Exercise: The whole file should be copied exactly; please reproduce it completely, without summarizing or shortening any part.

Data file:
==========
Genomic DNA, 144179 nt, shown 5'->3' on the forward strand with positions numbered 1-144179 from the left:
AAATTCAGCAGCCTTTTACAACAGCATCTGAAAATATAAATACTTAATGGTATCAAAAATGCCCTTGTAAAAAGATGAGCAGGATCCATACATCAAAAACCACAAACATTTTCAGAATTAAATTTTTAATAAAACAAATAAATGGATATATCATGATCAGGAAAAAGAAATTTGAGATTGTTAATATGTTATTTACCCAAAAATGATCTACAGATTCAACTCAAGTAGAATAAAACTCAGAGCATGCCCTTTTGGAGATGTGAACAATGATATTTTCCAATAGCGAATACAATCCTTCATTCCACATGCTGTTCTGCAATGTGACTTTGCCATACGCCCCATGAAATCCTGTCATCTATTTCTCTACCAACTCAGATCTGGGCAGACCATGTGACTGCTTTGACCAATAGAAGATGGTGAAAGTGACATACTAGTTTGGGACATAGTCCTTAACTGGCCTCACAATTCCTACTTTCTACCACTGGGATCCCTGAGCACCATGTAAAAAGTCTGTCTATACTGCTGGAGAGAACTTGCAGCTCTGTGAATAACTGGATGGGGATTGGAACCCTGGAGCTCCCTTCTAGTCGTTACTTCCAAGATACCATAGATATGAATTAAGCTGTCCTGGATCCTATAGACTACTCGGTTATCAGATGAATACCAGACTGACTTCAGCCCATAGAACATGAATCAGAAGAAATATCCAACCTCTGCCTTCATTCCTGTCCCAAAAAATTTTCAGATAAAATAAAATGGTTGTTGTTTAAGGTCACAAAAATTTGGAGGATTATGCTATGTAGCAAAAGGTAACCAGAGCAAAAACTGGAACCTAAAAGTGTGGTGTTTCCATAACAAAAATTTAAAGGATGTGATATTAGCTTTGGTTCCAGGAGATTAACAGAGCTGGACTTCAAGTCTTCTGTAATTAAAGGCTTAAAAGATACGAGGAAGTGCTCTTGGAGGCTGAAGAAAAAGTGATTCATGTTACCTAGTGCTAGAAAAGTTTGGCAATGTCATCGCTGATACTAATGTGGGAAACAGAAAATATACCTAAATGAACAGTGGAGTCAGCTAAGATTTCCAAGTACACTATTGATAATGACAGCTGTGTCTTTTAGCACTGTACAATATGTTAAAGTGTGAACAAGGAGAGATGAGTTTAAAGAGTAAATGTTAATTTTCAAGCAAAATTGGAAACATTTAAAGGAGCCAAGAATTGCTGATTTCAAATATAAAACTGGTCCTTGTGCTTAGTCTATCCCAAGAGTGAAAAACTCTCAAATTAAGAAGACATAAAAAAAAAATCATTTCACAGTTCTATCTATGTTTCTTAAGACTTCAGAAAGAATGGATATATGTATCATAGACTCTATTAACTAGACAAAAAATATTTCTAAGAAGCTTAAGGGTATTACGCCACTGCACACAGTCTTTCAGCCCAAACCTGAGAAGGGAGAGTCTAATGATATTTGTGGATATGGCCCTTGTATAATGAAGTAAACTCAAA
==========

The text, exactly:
Genomic DNA, 144179 nt, shown 5'->3' on the forward strand with positions numbered 1-144179 from the left:
AAATTCAGCAGCCTTTTACAACAGCATCTGAAAATATAAATACTTAATGGTATCAAAAATGCCCTTGTAAAAAGATGAGCAGGATCCATACATCAAAAACCACAAACATTTTCAGAATTAAATTTTTAATAAAACAAATAAATGGATATATCATGATCAGGAAAAAGAAATTTGAGATTGTTAATATGTTATTTACCCAAAAATGATCTACAGATTCAACTCAAGTAGAATAAAACTCAGAGCATGCCCTTTTGGAGATGTGAACAATGATATTTTCCAATAGCGAATACAATCCTTCATTCCACATGCTGTTCTGCAATGTGACTTTGCCATACGCCCCATGAAATCCTGTCATCTATTTCTCTACCAACTCAGATCTGGGCAGACCATGTGACTGCTTTGACCAATAGAAGATGGTGAAAGTGACATACTAGTTTGGGACATAGTCCTTAACTGGCCTCACAATTCCTACTTTCTACCACTGGGATCCCTGAGCACCATGTAAAAAGTCTGTCTATACTGCTGGAGAGAACTTGCAGCTCTGTGAATAACTGGATGGGGATTGGAACCCTGGAGCTCCCTTCTAGTCGTTACTTCCAAGATACCATAGATATGAATTAAGCTGTCCTGGATCCTATAGACTACTCGGTTATCAGATGAATACCAGACTGACTTCAGCCCATAGAACATGAATCAGAAGAAATATCCAACCTCTGCCTTCATTCCTGTCCCAAAAAATTTTCAGATAAAATAAAATGGTTGTTGTTTAAGGTCACAAAAATTTGGAGGATTATGCTATGTAGCAAAAGGTAACCAGAGCAAAAACTGGAACCTAAAAGTGTGGTGTTTCCATAACAAAAATTTAAAGGATGTGATATTAGCTTTGGTTCCAGGAGATTAACAGAGCTGGACTTCAAGTCTTCTGTAATTAAAGGCTTAAAAGATACGAGGAAGTGCTCTTGGAGGCTGAAGAAAAAGTGATTCATGTTACCTAGTGCTAGAAAAGTTTGGCAATGTCATCGCTGATACTAATGTGGGAAACAGAAAATATACCTAAATGAACAGTGGAGTCAGCTAAGATTTCCAAGTACACTATTGATAATGACAGCTGTGTCTTTTAGCACTGTACAATATGTTAAAGTGTGAACAAGGAGAGATGAGTTTAAAGAGTAAATGTTAATTTTCAAGCAAAATTGGAAACATTTAAAGGAGCCAAGAATTGCTGATTTCAAATATAAAACTGGTCCTTGTGCTTAGTCTATCCCAAGAGTGAAAAACTCTCAAATTAAGAAGACATAAAAAAAAAATCATTTCACAGTTCTATCTATGTTTCTTAAGACTTCAGAAAGAATGGATATATGTATCATAGACTCTATTAACTAGACAAAAAATATTTCTAAGAAGCTTAAGGGTATTACGCCACTGCACACAGTCTTTCAGCCCAAACCTGAGAAGGGAGAGTCTAATGATATTTGTGGATATGGCCCTTGTATAATGAAGTAAACTCAAA